Oklahoma has many people who are in the military and it also has many children who are getting Supplemental Security Income. In some cases, these two factors combine. A concern that many military members have is whether the SSI benefits for their children will continue if the parent is sent overseas. There are special rules for children of military personnel.
Ordinarily, people who are receiving SSI who leave the United States for 30 days or longer cannot get SSI. But for the military, it is different. A child can continue receiving SSI benefits or can file an application for SSI if the child is a U.S. citizen and lives with a parent who is in the U.S. Armed Forces who has received a permanent assignment anywhere out of the U.S. When a parent is being deployed overseas and has a child receiving SSI, the Social Security Administration needs to be told when the service member expects to report for duty, when the child will join him or her, the mailing address at the new station and other information regarding military allowances at the new station.
A service member who is already serving overseas and believes that a child can get SSI benefits should contact the U.S. Embassy, U.S Consular Officer or the SSA. There are certain requirements for reporting that children who are getting SSI are living overseas. The SSA must be told if there is any change to the parent’s situation. It must also be reported if the child who gets SSI moves, if others move into or out of the parent’s home or the person leaves the military and stays overseas.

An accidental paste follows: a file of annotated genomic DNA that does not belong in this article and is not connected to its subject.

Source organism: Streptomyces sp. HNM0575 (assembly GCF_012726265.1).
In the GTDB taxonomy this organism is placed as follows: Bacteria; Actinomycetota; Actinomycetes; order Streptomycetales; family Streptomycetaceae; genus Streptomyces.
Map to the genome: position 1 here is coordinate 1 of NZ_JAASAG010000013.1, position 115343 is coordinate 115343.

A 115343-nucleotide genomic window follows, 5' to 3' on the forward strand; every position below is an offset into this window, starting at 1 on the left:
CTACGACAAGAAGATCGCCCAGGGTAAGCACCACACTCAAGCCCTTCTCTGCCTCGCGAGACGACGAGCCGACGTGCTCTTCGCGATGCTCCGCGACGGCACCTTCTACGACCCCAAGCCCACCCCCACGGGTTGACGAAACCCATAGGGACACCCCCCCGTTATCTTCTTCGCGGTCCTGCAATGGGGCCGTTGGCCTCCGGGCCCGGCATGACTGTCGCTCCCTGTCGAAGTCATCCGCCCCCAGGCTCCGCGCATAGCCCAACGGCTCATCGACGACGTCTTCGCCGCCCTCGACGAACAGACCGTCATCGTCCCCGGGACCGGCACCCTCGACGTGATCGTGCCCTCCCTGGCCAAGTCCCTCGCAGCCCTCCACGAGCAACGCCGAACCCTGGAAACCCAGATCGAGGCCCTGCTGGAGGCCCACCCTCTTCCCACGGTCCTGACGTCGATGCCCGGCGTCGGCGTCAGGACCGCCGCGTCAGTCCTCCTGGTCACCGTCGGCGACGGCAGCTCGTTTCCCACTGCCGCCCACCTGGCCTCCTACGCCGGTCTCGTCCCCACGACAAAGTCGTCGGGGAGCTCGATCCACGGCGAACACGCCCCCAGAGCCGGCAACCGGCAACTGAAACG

There are various rules related to SSI and those who are receiving or seeking benefits should make certain that they know how the rules apply to military personnel and their children who are getting SSI. If there is a problem or any issue with these benefits for military members, it is imperative to discuss the matter with an attorney experienced in SSI Supplemental Security Income.
Source: ssa.gov, “Spotlight On Special SSI Rules For Children Of Military Personnel Living Overseas — 2017 Edition,” accessed on June 5, 2017